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  • Writer's pictureGeorge Mellor - KloudReadiness, LLC

Cloud Maturation Spells Opportunity for the IT Channel

SunGard Availability Services - Cloud Series, Part I

The fact that cloud is entering a stage of early majority creates a tremendous opportunity for partners to earn "trusted advisor" status with their customers and, in doing so, drive new pipeline opportunities. Partners who take advantage of the opportunities this market shift creates will position themselves well moving forward; conversely, those who don't, stand to leave significant revenue on the table. Which will you be? Over the course of this six-blog Cloud Series, George Mellor, Founder & CEO of KloudReadiness, and Theresa Caragol, Founder, Achieve Unite, will provide expert guidance on:

  • Making the shift from technology to business outcomes so you're better aligned with your customers' strategic objectives

  • Identifying the business factors that can help you accelerate your cloud practice

  • The 4 steps to discovering and qualifying cloud opportunities

  • Best practices for closing cloud business

  • Knowing who to partner with, when to build it yourself and when to acquire technology or talent.

We hope you join us on this journey and drop us a comment from time to time with your thoughts on the series and your real-life experiences partnering in the channel. --Heidi Biggar, Director, Global Partner Enablement and Recruitment, Sungard AS

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According to Roger's innovation adoption curve, cloud is currently in early majority stage, and this has significant implications for the industry in general and the channel in particular. In fact, the opportunities are so great for the IT channel that 2018 has been coined "The Year of the Partner" as companies look to channel partners to help them drive cloud strategies to support their digitization and business transformation initiatives.

As the cloud market matures, it presents opportunities for organizations to accelerate initiatives, expedite processes and save money. But only if organizations take the time to do their homework and make cloud decisions based on a thorough understanding of their application and enterprise needs. As the cloud enters early majority status, end users are showing a tendency toward refinement of cloud concepts. Rather than moving everything to the cloud, they are rebalancing the focus around assessing applications optimized for cloud systems, and those that are better on-premise, based on desired business outcomes. However, they often require assistance with this process because they either lack the resources/know-how to deploy cloud services or need to spend their time on activities that can drive the bottom-line. This presents a clear opportunity for partners to:

  • Help customers identify which applications to move to the cloud and which to leave on-premise and how to optimize workloads across appropriate cloud solutions (e.g., hosted private cloud, public cloud, etc.). In fact, according to CompTIA, 46% of companies moving from one public cloud to another said that the secondary move required more effort than the initial project. This is an opportunity for a partner to develop a practice around cloud migration to guide this process. Solution Providers will play a huge role in helping customers navigate the cloud landscape and vet the best cloud platforms to support their goals (Source: "Trends in Cloud Computing," CompTIA).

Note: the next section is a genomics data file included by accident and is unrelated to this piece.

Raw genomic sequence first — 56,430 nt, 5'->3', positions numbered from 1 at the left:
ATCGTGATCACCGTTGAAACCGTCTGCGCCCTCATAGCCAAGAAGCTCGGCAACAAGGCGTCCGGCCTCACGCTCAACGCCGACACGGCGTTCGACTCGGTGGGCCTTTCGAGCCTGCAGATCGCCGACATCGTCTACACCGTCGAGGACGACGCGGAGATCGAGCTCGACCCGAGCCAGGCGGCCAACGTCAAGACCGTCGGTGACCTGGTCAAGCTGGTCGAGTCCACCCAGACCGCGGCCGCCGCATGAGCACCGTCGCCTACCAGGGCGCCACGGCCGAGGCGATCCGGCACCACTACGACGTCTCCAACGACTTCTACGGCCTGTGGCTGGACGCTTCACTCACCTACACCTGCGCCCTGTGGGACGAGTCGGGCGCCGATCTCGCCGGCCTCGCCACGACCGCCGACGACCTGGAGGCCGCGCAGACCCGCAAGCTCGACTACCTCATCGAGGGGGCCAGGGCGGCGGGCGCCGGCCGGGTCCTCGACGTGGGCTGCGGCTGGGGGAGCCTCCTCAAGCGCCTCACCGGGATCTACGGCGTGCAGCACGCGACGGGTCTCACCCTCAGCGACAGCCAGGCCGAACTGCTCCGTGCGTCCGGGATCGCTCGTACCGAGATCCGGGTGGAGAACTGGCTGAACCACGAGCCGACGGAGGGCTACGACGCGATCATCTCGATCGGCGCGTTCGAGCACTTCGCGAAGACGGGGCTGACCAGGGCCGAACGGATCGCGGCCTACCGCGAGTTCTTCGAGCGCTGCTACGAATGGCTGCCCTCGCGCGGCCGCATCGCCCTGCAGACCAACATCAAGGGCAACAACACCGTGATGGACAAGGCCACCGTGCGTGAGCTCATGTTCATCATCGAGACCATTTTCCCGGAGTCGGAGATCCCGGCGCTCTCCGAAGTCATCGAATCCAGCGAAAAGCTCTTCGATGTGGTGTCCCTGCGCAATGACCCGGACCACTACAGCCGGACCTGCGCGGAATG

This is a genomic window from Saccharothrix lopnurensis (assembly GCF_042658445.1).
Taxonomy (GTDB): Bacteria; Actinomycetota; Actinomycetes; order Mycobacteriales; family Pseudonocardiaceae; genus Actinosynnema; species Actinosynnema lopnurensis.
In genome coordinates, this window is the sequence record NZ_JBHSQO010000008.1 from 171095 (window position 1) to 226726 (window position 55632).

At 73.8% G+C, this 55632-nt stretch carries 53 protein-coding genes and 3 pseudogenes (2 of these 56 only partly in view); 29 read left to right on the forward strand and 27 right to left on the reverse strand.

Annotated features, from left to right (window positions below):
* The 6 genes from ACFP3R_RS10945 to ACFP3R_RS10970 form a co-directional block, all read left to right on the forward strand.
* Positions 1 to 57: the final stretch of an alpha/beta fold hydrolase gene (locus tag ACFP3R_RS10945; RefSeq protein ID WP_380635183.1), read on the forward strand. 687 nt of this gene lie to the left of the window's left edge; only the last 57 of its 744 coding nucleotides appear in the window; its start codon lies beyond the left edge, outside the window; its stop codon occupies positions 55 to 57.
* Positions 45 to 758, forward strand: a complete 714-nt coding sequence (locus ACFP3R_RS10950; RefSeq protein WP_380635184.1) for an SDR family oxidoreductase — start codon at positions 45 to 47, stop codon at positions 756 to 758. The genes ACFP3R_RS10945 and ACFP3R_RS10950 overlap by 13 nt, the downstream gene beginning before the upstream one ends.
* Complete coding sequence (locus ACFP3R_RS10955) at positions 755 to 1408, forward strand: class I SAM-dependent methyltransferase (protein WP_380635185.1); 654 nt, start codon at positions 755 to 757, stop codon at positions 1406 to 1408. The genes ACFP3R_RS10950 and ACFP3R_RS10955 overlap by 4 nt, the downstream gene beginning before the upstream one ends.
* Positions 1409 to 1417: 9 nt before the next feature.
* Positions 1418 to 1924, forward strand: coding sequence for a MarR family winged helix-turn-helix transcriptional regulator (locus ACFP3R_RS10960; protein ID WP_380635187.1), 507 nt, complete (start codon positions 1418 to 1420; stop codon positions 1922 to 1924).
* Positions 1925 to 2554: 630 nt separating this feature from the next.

• Provide the proper resources and skillsets to help customers deal with the digital divide that's being created by the skilled labor shortage. By 2020, employment in all technology occupations is expected to increase by 22%. Customers will need to retool their workflow and workforce to do more with less. Here again, this gap represents a significant opportunity for Solution Providers to help customers implement more streamlined workflows, offload resource-intensive tasks and recommend solutions that make their environments more efficient and effective.

  • Automate and streamline mundane processes via agile approaches and new orchestration tools. The complexity and cost of solving business problems with technology and process improvements is a significant challenge that requires business and technical expertise to implement a holistic, integrated solution.

As we discussed in our Collaborative Selling series, partners who probe to understand their customers' overall business objectives, develop vertical expertise, serve as a strategic business partner and have a stake in the success of the client's business position themselves to become the trusted advisor and win more business. Once the business impact is understood and trust is established, the Solution Provider can address the technology/IT challenges that can inhibit customer business goals. This will include things like knowing which applications to run where (not all clouds are created equal), how to migrate applications to the cloud and how best to protect and secure applications and their data. Here again, this is an opportunity for Solution Providers to offload these tasks from customers, freeing them to focus on revenue-generating activities. Read our next blog to learn more about the shift from technology to business outcomes and how to help your customers realized the ROI they seek.

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